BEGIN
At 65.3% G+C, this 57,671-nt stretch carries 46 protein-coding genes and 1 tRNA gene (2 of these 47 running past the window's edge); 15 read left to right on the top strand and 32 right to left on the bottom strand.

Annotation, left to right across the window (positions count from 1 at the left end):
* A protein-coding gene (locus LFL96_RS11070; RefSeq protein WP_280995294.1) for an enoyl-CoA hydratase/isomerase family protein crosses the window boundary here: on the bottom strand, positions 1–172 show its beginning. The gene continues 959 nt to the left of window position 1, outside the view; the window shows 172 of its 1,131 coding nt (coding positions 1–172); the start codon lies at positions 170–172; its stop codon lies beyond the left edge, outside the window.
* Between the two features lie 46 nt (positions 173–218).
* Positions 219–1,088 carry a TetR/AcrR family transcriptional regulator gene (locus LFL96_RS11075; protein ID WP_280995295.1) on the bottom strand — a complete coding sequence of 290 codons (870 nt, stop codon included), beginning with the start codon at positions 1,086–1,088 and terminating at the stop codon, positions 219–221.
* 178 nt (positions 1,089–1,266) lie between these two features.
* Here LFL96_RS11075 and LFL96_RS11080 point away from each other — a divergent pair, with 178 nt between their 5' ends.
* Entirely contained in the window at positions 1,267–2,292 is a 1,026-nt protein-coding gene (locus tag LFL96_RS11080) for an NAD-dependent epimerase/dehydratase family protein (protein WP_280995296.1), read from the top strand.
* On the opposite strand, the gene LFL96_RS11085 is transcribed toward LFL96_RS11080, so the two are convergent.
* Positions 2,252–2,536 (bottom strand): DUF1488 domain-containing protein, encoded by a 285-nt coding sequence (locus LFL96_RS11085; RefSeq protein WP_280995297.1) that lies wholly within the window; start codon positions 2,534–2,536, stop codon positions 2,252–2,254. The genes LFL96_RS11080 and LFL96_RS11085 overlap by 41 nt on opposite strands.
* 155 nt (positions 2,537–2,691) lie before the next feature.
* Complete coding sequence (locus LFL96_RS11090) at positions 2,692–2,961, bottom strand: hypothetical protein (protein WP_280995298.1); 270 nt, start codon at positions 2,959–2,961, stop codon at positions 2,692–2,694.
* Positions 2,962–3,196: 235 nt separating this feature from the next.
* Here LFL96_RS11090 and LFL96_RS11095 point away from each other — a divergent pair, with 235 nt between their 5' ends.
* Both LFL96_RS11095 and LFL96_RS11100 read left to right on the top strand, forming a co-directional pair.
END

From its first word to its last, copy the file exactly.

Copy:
At 65.3% G+C, this 57,671-nt stretch carries 46 protein-coding genes and 1 tRNA gene (2 of these 47 running past the window's edge); 15 read left to right on the top strand and 32 right to left on the bottom strand.

Annotation, left to right across the window (positions count from 1 at the left end):
* A protein-coding gene (locus LFL96_RS11070; RefSeq protein WP_280995294.1) for an enoyl-CoA hydratase/isomerase family protein crosses the window boundary here: on the bottom strand, positions 1–172 show its beginning. The gene continues 959 nt to the left of window position 1, outside the view; the window shows 172 of its 1,131 coding nt (coding positions 1–172); the start codon lies at positions 170–172; its stop codon lies beyond the left edge, outside the window.
* Between the two features lie 46 nt (positions 173–218).
* Positions 219–1,088 carry a TetR/AcrR family transcriptional regulator gene (locus LFL96_RS11075; protein ID WP_280995295.1) on the bottom strand — a complete coding sequence of 290 codons (870 nt, stop codon included), beginning with the start codon at positions 1,086–1,088 and terminating at the stop codon, positions 219–221.
* 178 nt (positions 1,089–1,266) lie between these two features.
* Here LFL96_RS11075 and LFL96_RS11080 point away from each other — a divergent pair, with 178 nt between their 5' ends.
* Entirely contained in the window at positions 1,267–2,292 is a 1,026-nt protein-coding gene (locus tag LFL96_RS11080) for an NAD-dependent epimerase/dehydratase family protein (protein WP_280995296.1), read from the top strand.
* On the opposite strand, the gene LFL96_RS11085 is transcribed toward LFL96_RS11080, so the two are convergent.
* Positions 2,252–2,536 (bottom strand): DUF1488 domain-containing protein, encoded by a 285-nt coding sequence (locus LFL96_RS11085; RefSeq protein WP_280995297.1) that lies wholly within the window; start codon positions 2,534–2,536, stop codon positions 2,252–2,254. The genes LFL96_RS11080 and LFL96_RS11085 overlap by 41 nt on opposite strands.
* 155 nt (positions 2,537–2,691) lie before the next feature.
* Complete coding sequence (locus LFL96_RS11090) at positions 2,692–2,961, bottom strand: hypothetical protein (protein WP_280995298.1); 270 nt, start codon at positions 2,959–2,961, stop codon at positions 2,692–2,694.
* Positions 2,962–3,196: 235 nt separating this feature from the next.
* Here LFL96_RS11090 and LFL96_RS11095 point away from each other — a divergent pair, with 235 nt between their 5' ends.
* Both LFL96_RS11095 and LFL96_RS11100 read left to right on the top strand, forming a co-directional pair.